Maintaining Bovine Tuberculosis-free Status

By Jennifer Ryan

March 27, 2019



Wisconsin managed to maintain eradication efforts after a positive cow was found.

Bovine-Tuberculosis

In October 2018, a Wisconsin dairy herd tested positive for bovine tuberculosis (TB) – a disease that is nearly eradicated in the United States. The rare event was still serious since bovine TB can be transmitted to humans.

“Bovine TB is not a disease that manifests typically with clinical signs,” explains Darlene Konkle, DVM, DACVIM (LAIM), the acting state veterinarian at the Wisconsin Department of Agriculture, Trade and Consumer Protection (DATCP). “Cattle can mask infection for months or years. The infection is walled off within their lymph nodes and respiratory system. Even in advanced stages, it can look like common respiratory disease.”

Without readily apparent clinical signs, cattle with TB are generally identified during slaughter surveillance, which is how the Wisconsin dairy cow was identified last year. The disease results in lesions inspectors are trained to recognize. State and federal inspectors at slaughter plants evaluate live animals and animal products for signs or symptoms of bovine TB and other diseases and remove it from food production.

Traceback methods

To protect animal and human health, government officials trace the origins of any positive cases of TB to a herd. Wisconsin officials traced the cow back to a Dane County dairy herd and tested its other cattle using a skin test. This response helped identify other animals on the farm that were potentially infected.

“To date, that was the only affected herd in Wisconsin,” Konkle says. “We are continuing to work with that herd and investigate any animals that left the herd within the past five years. Many of the animals may have already gone through slaughter channels, but we are confirming that.”

In fact, government scientists cultured the specific strain identified and determined the strain matched a human case of TB identified in 2015. The individual was previously employed with the Dane County dairy herd.

“Back in 2015, the Division of Public Health notified us that a human case of TB was identified,” Konkle says. “Officials couldn’t divulge the identity of the person, but we were aware of the connection to this dairy herd. We actually tested the herd on two different occasions and didn’t find any evidence of TB. It was likely reverse zoonoses – usually people think of being infected with disease from an animal, but cattle can become infected from humans too.”

Konkle says the slow progression of the disease can make finding it difficult – even when following strict testing protocols outlined by the U.S. Department of Agriculture.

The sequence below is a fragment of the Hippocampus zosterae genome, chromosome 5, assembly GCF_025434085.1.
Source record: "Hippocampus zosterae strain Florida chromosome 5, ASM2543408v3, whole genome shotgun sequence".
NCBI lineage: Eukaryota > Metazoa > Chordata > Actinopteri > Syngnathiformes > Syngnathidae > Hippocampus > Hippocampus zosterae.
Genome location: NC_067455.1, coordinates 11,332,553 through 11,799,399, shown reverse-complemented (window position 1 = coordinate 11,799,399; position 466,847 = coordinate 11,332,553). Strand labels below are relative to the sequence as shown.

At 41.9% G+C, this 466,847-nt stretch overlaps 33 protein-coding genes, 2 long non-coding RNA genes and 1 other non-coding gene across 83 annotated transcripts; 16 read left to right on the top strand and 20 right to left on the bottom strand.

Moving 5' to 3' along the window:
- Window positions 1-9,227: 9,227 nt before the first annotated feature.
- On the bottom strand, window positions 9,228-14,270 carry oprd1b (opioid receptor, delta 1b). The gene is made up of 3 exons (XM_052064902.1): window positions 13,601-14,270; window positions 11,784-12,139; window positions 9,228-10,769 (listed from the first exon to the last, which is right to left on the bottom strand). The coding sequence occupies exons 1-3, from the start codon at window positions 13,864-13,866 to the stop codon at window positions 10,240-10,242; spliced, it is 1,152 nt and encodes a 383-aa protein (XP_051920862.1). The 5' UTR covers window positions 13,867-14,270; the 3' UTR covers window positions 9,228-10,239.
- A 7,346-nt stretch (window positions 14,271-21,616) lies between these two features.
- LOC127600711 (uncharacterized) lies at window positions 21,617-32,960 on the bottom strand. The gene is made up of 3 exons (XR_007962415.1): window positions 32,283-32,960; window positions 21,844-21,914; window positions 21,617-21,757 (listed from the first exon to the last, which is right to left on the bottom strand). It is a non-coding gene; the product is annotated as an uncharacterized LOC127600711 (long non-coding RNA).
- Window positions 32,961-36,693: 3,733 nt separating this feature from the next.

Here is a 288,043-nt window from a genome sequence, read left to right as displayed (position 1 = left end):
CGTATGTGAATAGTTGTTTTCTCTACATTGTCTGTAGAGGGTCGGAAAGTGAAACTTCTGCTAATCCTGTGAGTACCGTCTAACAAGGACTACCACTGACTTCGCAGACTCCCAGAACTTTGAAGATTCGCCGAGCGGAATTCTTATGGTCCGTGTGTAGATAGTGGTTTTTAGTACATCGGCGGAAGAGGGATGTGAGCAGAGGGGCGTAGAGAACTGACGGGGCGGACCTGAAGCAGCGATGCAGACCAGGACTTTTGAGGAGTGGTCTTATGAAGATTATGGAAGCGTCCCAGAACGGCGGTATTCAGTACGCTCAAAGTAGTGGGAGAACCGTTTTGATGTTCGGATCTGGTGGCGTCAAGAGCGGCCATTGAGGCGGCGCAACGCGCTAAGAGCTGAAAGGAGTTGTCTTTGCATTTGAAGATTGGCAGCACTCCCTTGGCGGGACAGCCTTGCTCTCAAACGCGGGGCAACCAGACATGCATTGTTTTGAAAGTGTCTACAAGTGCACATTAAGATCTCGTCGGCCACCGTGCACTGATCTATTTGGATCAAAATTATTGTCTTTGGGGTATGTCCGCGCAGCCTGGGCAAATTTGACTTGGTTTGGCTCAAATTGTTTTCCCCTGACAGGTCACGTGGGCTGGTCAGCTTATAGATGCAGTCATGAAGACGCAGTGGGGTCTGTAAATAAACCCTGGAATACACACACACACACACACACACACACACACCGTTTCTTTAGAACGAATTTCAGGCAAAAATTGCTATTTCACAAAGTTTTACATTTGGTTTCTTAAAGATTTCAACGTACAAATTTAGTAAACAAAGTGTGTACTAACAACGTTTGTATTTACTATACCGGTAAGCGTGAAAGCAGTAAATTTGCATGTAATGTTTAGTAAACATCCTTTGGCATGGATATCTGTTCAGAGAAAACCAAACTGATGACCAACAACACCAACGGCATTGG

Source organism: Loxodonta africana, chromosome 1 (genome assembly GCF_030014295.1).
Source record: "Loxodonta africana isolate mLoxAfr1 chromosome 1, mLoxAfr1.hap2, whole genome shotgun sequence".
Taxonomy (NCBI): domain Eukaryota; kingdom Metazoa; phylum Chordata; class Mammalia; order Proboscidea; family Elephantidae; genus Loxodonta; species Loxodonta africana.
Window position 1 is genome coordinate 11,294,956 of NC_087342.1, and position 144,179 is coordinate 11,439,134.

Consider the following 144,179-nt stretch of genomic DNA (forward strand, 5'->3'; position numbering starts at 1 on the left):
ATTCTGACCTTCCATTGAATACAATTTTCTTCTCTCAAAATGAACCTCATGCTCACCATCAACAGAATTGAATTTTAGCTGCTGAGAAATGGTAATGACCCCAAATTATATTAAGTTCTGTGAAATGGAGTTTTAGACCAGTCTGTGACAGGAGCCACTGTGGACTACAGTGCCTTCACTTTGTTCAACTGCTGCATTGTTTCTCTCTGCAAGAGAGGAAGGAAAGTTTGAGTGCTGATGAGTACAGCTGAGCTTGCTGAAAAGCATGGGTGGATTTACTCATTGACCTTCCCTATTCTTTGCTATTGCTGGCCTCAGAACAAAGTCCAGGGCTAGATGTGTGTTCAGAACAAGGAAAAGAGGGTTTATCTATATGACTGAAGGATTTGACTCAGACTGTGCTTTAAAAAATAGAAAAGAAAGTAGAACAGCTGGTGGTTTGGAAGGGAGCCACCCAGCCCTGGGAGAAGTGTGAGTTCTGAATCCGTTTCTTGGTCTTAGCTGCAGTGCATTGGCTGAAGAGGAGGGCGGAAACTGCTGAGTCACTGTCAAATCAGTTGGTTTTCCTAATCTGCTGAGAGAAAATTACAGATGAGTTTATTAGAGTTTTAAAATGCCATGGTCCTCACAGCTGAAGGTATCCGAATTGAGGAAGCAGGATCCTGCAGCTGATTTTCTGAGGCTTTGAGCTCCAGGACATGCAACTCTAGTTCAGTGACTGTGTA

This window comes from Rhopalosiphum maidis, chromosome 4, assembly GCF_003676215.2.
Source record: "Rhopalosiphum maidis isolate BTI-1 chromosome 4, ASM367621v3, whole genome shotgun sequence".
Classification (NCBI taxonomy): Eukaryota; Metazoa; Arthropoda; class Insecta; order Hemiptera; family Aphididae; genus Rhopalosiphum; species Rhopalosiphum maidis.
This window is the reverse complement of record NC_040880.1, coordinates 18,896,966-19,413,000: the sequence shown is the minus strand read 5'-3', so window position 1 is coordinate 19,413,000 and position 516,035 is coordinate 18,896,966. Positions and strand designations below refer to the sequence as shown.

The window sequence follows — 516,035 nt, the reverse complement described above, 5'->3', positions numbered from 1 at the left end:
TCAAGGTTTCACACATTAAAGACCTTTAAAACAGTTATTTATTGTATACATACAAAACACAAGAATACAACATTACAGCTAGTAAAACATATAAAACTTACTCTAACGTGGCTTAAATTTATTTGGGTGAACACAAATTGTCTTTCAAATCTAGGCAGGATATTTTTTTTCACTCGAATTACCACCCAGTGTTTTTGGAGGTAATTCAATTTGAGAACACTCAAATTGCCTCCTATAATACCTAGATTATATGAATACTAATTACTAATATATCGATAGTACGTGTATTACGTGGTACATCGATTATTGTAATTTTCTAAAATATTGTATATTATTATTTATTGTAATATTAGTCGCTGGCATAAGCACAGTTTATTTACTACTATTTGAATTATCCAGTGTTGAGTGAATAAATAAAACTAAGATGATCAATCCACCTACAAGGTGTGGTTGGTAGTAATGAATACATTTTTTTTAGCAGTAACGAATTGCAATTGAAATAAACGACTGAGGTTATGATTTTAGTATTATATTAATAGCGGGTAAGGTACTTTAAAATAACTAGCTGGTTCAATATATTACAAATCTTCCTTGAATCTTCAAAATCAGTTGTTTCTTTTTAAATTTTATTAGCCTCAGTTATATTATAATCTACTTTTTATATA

• • Bovine TB is caused by bacteria called Mycobacterium bovis.
  • • The Cooperative State-Federal Tuberculosis Eradication Program has nearly eliminated M. bovis infection from cattle in the United States.
  • • People are most commonly infected with M. bovis by eating or drinking contaminated, unpasteurized dairy products.
  • • Infection can also occur from direct contact or by inhaling the bacteria in air exhaled by an infected animal.

For more information about biosecurity protocols, read “Keeping It Clean: Properly selecting, using disinfectants is critical to maintain herd health”

Prevention is the cure

The U.S. nearly eliminated bovine TB thanks to the National Tuberculosis Eradication Program, which is administered by the USDA Animal and Plant Health Inspection Service (APHIS), state animal health agencies and U.S. livestock producers. Wisconsin has been certified as TB-free since 1980. Thanks to the thorough investigation and containment, Wisconsin maintained its TB-free status with USDA.

M. bovis transmission from cattle to people was once common in the United States. This route of transmission has been greatly reduced by decades of disease control in cattle and by routine pasteurization of cow’s milk.

“Good biosecurity protocols can be a good preventive measure,” Konkle adds. “Producers should only purchase animals from tested or accredited TB-free herds and isolate animals for a period of time after arrival. For guests, it’s important to use dedicated coveralls or footwear and establish good biosecurity between farms.”

1 Bovine TB – Cattle, spread, symptoms, treatment. TBFacts.org. Available at https://www.tbfacts.org/bovine-tb.

2 Mycobacterium bovis (Bovine Tuberculosis) in Humans. Centers for Disease Control. Available at https://www.cdc.gov/tb/publications/factsheets/general/mbovis.htm.

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